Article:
Willie Johnston

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Willie Johnston
Willie Johnston (1969).jpg
Personal information
Full name William McClure Johnston[1]
Date of birth (1946-12-19) 19 December 1946 (age 70)
Place of birth Maryhill, Glasgow, Scotland
Height 1.70 m (5 ft 7 in)[2]
Playing position Outside left
Senior career*
Years Team Apps (Gls)
1964–1972 Rangers 211 (89)
1972 Hakoah Sydney ? (?)
1972–1979 West Bromwich Albion 207 (18)
1979–1980 Vancouver Whitecaps 41 (3)
1979–1980 Birmingham City (loan) 15 (0)
1980 Rangers 35 (2)
1982 Vancouver Whitecaps 18 (0)
1982–1984 Heart of Midlothian 55 (9)
1983 South China AA (loan)
1984–1985 East Fife 3 (0)
National team
1965–1978 Scotland 21 (0)
1969–1970 Scottish League XI[3] 2 (1)
* Senior club appearances and goals counted for the domestic league only.

William McClure Johnston (born 19 December 1946) is a Scottish former professional football player, best remembered for his time at Rangers and West Bromwich Albion. He made 21 international appearances for Scotland and was selected for their 1978 FIFA World Cup squad, but was sent home from the tournament after failing a drugs test.


He scored twice in the final as Rangers won the European Cup-Winners' Cup in 1972 by defeating Dynamo Moscow 3–2 in Barcelona. In December 1972 he moved to England to join West Bromwich Albion, making his debut against Liverpool in the same month.[4] Albion paid a club record £138,000 to bring him to The Hawthorns.[5]

However, his career included some controversial incidents. After Scotland's opening game of the 1978 World Cup, against Peru, Johnston tested positive for a banned stimulant contained in Reactivan, a medication prescribed for his hay-fever. His subsequent expulsion from the squad ended his international career after 21 appearances, although he maintained his innocence.[6][7]

While playing for the Vancouver Whitecaps, he once mooned the Seattle Sounders bench following a goal,[8] and on another occasion took a swig from a fan's beer before taking a corner kick in San Jose, setting up a goal from the set-piece.[9][10] Johnston was a key member of the 1979 NASL champion Vancouver Whitecaps, helping them defeat the New York Cosmos in the semi-final, and then the Tampa Bay Rowdies 2–1 in Soccer Bowl '79.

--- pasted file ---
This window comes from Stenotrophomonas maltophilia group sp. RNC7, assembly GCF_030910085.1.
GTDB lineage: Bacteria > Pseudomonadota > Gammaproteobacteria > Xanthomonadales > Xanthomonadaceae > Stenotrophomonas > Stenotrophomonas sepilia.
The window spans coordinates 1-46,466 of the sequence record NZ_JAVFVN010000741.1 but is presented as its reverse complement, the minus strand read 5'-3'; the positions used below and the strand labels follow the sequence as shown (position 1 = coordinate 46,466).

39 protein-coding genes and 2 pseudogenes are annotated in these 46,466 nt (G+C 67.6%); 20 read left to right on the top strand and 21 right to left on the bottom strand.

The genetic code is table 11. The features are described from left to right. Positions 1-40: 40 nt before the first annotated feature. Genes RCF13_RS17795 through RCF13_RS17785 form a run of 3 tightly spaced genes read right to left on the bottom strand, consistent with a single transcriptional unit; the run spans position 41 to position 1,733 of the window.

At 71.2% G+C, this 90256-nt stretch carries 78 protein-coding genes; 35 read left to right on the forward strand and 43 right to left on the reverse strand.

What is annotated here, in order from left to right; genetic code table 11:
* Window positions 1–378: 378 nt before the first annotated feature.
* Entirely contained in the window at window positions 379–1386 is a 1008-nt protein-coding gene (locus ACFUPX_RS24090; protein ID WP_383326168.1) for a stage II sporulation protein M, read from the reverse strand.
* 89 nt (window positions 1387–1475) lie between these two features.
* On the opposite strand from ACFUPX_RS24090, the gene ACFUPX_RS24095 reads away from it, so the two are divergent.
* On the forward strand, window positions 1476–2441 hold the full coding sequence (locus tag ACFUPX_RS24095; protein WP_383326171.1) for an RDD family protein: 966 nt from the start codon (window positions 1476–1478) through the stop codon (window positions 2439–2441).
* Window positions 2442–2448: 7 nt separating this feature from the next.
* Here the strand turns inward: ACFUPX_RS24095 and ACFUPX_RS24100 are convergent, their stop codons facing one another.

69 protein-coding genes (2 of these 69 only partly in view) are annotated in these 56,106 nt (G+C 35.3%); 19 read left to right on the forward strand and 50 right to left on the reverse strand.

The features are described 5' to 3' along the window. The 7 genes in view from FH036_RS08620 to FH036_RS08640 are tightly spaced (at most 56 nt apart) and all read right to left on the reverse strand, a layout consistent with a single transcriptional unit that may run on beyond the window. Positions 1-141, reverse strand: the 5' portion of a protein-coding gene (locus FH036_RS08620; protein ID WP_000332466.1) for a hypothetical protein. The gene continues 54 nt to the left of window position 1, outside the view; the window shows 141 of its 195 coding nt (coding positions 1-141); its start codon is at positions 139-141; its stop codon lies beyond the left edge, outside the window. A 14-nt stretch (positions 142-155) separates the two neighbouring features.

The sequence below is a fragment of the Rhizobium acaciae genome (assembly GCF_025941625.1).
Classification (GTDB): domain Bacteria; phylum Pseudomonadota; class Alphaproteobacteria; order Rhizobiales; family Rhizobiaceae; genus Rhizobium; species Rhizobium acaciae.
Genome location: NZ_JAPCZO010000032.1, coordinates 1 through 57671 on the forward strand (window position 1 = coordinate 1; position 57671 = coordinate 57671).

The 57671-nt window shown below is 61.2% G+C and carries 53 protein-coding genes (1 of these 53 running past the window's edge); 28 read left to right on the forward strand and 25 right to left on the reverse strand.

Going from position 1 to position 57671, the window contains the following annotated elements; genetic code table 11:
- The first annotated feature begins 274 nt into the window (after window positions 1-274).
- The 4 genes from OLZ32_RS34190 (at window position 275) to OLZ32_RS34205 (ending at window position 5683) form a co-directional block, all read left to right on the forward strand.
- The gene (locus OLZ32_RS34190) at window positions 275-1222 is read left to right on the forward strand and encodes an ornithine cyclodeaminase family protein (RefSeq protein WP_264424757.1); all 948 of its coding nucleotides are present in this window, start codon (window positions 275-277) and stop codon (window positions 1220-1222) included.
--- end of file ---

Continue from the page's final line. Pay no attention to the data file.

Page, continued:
Aberdeen player John McMaster had to be given the kiss of life during a game against Rangers at Ibrox in 1980 after Johnston stamped on his throat.[11][10]

In 2004 Johnston was named as one of West Bromwich Albion's 16 greatest players, in a poll organised as part of the club's 125th anniversary celebrations.[12]

Personal life[edit]

Johnston was brought up in Cardenden, working as a miner after leaving school.[13][14]

He now lives in Kirkcaldy. The Port Brae Bar pub there was run by his son Dean until a dispute with the Belhaven Brewery led to the pub being boarded up, locking Johnston's collection of memorabilia inside.[15]

See also[edit]


  1. ^ "Willie Johnston". Barry Hugman's Footballers. Retrieved 10 April 2017. 
  2. ^ "Willie Johnston". Worldfootball.net. 19 December 1946. Retrieved 2012-12-13. 
  3. ^ "Willie Johnston - Scotland Football League Record from 05 Sep 1969 to 18 Mar 1970 clubs - Rangers". Londonhearts.com. Retrieved 2012-12-13. 
  4. ^ Matthews, Tony (2005). The Who's Who of West Bromwich Albion. Breedon Books. p. 126. ISBN 1-85983-474-4. 
  5. ^ Matthews, Tony; Mackenzie, Colin (1987). Albion! A Complete Record of West Bromwich Albion 1879–1987. Breedon Books. p. 294. ISBN 0-907969-23-2. 
  6. ^ Spiers, Graham (29 March 2003). "A bitter pill to swallow Willie Johnston reflects on a career ultimately blighted by that bizarre incident in Argentina". The Herald. Glasgow. Retrieved 2 October 2012. 
  7. ^ Schofield, Kevin (30 December 2008). "Revealed: Argentinians wanted to jail shamed Scotland star Willie Johnston". Daily Record. Glasgow. Retrieved 2 October 2012. 
  8. ^ Timko, Brandon (9 June 2011). "A memorable moment in the Whitecaps FC-Sounders FC rivalry". MLSsoccer.com. Retrieved 2 October 2012. 
  9. ^ Sapienza, Joseph (8 September 2012). "This day in Whitecaps FC history". WhitecapsFC.com. Retrieved 2 October 2012. 
  10. ^ a b Murray, Scott (23 December 2008). "The forgotten story of ... Willie Johnston". Guardian. Retrieved 2012-12-13. 
  11. ^ Irvine, Neil (20 January 2002). "No more late hate shows". Daily Telegraph. Retrieved 28 June 2016. 
  12. ^ "The wraps come off 125th anniversary mural". West Bromwich Albion F.C. 4 August 2004. Retrieved 2008-05-10. 
  13. ^ "Interview: Willie Johnston, ex-Scotland winger". scotsman.com. 
  14. ^ "To Barcelona and Beyond". google.co.uk. 
  15. ^ "Bud’s plea: Give me back my memorabilia". Fife Free Press. 10 March 2011. Retrieved 6 April 2011. 

External links[edit]